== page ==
In general, a detection problem arises when changes may appear in a certain process. These changes may be errors in a dynamic process, objects in images, scratches on surfaces, or anything that is not supposed to be present. This thesis is concerned with a generalization from one-parameter detection theory to multi-parameter detection theory. The difference between these problems is not just an increase in dimension of the independent parameter. Consider for example a process that is defined as a function of time. At a certain moment in time, a change in the process may appear, and the objective of the problem is to detect this change as soon as possible after it has occurred. On the other hand, if the parameter is given by the position on a surface, so that it is two-dimensional, we cannot speak of a change time. The way the change appears in the measurements depends on the observation mechanism that is used to obtain these measurements. So, instead of a one-dimensional time-scale that is perfectly ordered, a two-dimensional grid, or mult-dimensional index set without any natural ordering has to be used. It is assumed that a model exists that describes the process under normal circumstances, i.e., when no change is present. Furthermore, models are assumed to exist that describe the process when a change is present. Based on these models, a statistical test may be created in order to detect these changes. Two classes of statistical tests exist; non-sequential tests and sequential tests. A non-sequential test uses all available data to make a decision about the presence of a change. The performance of such a test is measured by the error probabilities. The disadvantage of these tests is that all data has to be used, which may be expensive and not always necessary. A sequential test performs a sequence of tests on subsets of the available data. At each stage, a decision is made whether to continue with the next subset or to stop and make a final decision on the presence of a change. An additional performance measure for these tests is given by the number of data points that is required to make a decision. Chapter 3 deals with the detection of global changes in autoregressive fields. An autoregressive fi�eld is characterized by a statistical dependence between neighbouring sites on the grid. Because these random fields are strongly non-causal, sequential tests may not be evaluated that easily. Hence, only nonsequential tests are examined in this case. The resulting detection problem is rewritten as a standard one-parameter detection problem. In case the parameter becomes three-dimensional, where the third parameter may represent something like time or depth, and there is independence in this third dimension, it is possible to use a sequential test. Again, the resulting detection problem is rewritten as a sequential one-parameter detection problem. The changes that may appear in the random fields of Chapter 3 are global in the sense that they cover the entire grid. In practice, this will only rarely be the case. Therefore, in Chapter 4 the emphasis lies on the detection of local changes; only small parts of the grid are covered by the change. The random fields in this chapter are assumed to be semi-causal; there exists a dependence between the sites on the grid, but it is possible to define a causal ordering on the grid. The random fields are described by a stochastic dynamic system, and the changes are detected by using a bank of Kalman filters. Although the tests that are used are sequential, the emphasis does not lie on quickest detection. Finally, in Chapter 5 the quickest detection problem is addressed. So far the observation mechanism has been fixed. In practice it may be more optimal to allow some freedom in the observation mechanism. For example, if previous observations indicate the presence of a change in a certain region, it may be best to continue measuring in that region. The concept of a stopping strategy is introduced to denote the combination of an observation mechanism or sample path and a statistical test. All random fields are assumed to be independent. The problem is approached from both the Neyman-Pearson point of view and the Bayesian point of view. From the Neyman-Pearson point of view, the quickest detection problem is defined as the minimization of the expected number of observations that are needed to make a decision, when the error probabilities are bounded by given constants. The stopping strategy that minimizes this average site number for all possible changes is said to be uniformly most efficient. Unfortunately, such a stopping strategy generally does not exist. A simplification is given by the use of so-called myopic strategies that only optimize the immediate result. Using the Bayesian approach, a cost function, defined by a linear combination of the error probabilities and the average site numbers, has to be minimized. The weights of the different terms are determined by the prior probabilities of the changes and the relative cost of the errors with respect to the cost of making an observation. This problem does have a solution, but the optimal stopping strategy is only implicitly defined. Approximations to the optimal strategy are given by n-step look-ahead procedures, that only consider the n next observations in the cost function.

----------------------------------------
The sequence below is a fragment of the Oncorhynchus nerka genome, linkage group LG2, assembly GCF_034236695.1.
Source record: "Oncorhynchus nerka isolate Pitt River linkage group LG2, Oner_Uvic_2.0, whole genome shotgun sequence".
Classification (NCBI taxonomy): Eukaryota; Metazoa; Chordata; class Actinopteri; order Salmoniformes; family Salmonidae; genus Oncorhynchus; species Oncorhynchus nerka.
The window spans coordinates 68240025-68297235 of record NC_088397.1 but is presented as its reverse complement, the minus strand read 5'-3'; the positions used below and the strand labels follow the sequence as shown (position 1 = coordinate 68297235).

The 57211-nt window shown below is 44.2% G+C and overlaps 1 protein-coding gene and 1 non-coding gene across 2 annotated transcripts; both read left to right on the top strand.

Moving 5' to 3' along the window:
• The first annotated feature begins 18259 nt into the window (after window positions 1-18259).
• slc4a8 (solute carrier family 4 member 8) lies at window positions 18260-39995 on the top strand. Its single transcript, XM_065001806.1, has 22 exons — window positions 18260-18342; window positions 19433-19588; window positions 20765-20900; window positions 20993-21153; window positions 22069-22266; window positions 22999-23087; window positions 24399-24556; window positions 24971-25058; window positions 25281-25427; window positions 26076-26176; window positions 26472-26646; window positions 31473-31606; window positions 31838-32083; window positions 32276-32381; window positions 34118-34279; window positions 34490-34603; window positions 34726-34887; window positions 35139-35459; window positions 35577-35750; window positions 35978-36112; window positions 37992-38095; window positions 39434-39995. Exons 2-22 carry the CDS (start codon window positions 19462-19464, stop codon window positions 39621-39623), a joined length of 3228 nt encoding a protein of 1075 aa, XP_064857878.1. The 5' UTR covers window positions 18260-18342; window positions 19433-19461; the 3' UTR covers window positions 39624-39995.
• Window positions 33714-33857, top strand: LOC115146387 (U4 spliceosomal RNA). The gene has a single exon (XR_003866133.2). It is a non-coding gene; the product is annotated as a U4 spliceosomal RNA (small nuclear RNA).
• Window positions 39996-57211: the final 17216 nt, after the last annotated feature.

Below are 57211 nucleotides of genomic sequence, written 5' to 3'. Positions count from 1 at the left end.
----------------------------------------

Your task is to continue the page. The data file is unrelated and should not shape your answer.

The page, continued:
|Qualification||Doctor of Philosophy|
|Award date||10 Oct 1997|
|Place of Publication||Enschede|
|Publication status||Published - 10 Oct 1997|